A new product offering from Snowflake Computing (Snowflake.net) has the promise to be a game changer in the the cloud data warehouse space.  With some clients easily reaching an 80% reduction in cost to maintain the same or better SLA’s,  we need to be looking at this product closely.

Built from scratch on top of the Amazon Web Services (AWS) cloud infrastructure it has so many of the features I’ve longed for as a Data Warehouse builder.

  1. Separates storage from compute: Snowflake completely separates storage from compute.  Allowing you to add compute resources based on demand and allowing you to separate your loads by type.  For instance having a set of compute resources for your main production users and separate set of compute resources for your ETL jobs.  In a true AWS manner you can turn on and off resources or modify the size of the compute resource as required and you only pay for what you are using.
  2. Clone:  This feature is a game changer.  Built into the Snowflake feature set is the ability to make a copy of a table, a schema or a database using the clone keyword.  This feature gives you a copy of the data that is managed in metadata so it does not double the storage.  It points to the table, schema or database as of the point in time that the command was issued.  Then updates to that data are stored as deltas.  This has the potential to allow you to use a rapidly created clone of production data for QA and Test environments. The bane of database developers for my entire career and before has been trying to get close copy of production into the QA or Test database.
    At one client site the process was taking between one and two weeks to refresh QA. The process looked something like this; the DBA did a full export, compressed the data files and then copied them across the country to the QA data center.  Then in the QA environment; uncompress the files, drop all indexes, truncate or drop all tables, load the production data into the QA database, re-add all indexes, analyze the tables, test, then apply masking algorithms to the sensitive data.  We were lucky if that got done in two weeks and during those two weeks production loads were continuing so the QA data was getting farther and farther away from the data in production.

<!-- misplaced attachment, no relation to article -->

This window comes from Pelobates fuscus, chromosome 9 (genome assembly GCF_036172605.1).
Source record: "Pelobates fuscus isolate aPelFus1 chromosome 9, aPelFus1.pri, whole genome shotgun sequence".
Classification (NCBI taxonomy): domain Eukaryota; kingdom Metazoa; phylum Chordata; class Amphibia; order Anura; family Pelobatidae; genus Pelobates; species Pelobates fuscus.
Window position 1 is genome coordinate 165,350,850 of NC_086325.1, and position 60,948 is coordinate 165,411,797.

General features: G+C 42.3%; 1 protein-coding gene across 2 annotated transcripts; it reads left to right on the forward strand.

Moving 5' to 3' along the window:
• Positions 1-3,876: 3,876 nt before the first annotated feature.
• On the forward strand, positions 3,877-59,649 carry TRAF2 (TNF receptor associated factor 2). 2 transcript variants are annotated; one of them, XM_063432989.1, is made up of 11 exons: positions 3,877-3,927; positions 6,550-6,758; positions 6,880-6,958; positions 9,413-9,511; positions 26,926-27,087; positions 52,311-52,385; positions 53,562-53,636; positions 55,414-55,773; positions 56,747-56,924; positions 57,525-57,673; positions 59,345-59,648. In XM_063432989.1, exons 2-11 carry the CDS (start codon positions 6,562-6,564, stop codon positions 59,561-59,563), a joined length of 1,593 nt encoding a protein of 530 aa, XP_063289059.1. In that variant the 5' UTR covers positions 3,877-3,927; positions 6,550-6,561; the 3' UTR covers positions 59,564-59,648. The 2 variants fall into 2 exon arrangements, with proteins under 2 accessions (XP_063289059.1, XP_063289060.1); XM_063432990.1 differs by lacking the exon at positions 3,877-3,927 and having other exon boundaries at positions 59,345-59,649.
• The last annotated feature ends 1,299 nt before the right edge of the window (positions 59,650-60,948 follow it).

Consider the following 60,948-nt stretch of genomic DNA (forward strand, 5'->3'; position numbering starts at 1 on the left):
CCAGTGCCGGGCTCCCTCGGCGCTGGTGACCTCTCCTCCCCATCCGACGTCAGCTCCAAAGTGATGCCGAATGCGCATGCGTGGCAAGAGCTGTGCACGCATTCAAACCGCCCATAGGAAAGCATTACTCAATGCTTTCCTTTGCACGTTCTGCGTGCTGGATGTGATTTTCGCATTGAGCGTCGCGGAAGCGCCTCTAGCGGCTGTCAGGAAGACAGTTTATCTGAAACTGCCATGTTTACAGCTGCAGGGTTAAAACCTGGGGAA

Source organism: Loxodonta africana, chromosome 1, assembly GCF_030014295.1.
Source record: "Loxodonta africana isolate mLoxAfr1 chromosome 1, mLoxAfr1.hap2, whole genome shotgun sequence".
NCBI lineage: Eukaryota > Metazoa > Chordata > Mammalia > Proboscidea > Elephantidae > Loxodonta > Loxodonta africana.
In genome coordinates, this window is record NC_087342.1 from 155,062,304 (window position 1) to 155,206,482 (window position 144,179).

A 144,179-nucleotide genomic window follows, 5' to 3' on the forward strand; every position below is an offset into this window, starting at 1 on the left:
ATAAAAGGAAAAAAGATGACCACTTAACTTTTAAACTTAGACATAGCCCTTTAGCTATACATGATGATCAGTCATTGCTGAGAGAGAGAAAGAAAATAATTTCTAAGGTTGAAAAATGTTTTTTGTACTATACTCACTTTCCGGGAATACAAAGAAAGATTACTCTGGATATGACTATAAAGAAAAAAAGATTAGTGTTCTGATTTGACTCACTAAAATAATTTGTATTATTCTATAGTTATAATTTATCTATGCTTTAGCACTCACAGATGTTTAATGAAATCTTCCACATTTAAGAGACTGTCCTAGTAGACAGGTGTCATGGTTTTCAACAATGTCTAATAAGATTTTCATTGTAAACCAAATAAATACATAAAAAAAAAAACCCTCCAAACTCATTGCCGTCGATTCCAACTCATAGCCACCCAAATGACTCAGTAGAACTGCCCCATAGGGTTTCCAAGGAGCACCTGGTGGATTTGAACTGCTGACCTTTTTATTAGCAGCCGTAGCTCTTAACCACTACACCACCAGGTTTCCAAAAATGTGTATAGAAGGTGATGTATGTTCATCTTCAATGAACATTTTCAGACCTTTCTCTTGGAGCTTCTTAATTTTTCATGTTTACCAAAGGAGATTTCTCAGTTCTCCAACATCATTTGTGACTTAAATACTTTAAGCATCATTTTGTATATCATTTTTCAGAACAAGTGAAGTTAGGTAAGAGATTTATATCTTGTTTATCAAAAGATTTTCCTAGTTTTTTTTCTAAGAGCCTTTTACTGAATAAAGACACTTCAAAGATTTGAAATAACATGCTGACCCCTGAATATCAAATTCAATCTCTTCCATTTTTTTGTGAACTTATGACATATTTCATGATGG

At another client site they didn’t even try and had developers working in production.  The deadline for each days development and testing was mid afternoon when the next set of batch jobs kicked off.  Giving a whole new meaning to “I don’t always test my code, but when I do, I do it in production.”
  3. Native SQL: Some competing products are SQL like (Google Data) or need an entire ecosystem of products (and learning curves or hard to find resources) to get to the point of using something like SQL(Hadoop). Hadoop has it’s place in certain scenarios but it is not the right solution for general data warehouse needs, yet so many people have been jumping on the Hadoop bandwagon. See my post on resisting the Hadoop Imperative.
    The Snowflake pitch is that they use standard SQL and requires no new learning curve to start writing queries.
  4. Time Machine built in.  This feature allows you to see your data as of a point in time. Need to see what the data looked like before the last batch cycle, or at the beginning of the week, no problem.  Snowflake automatically allows for querying the data as of a point in time.  By default they keep one day of history but that can be set for up to 90 days.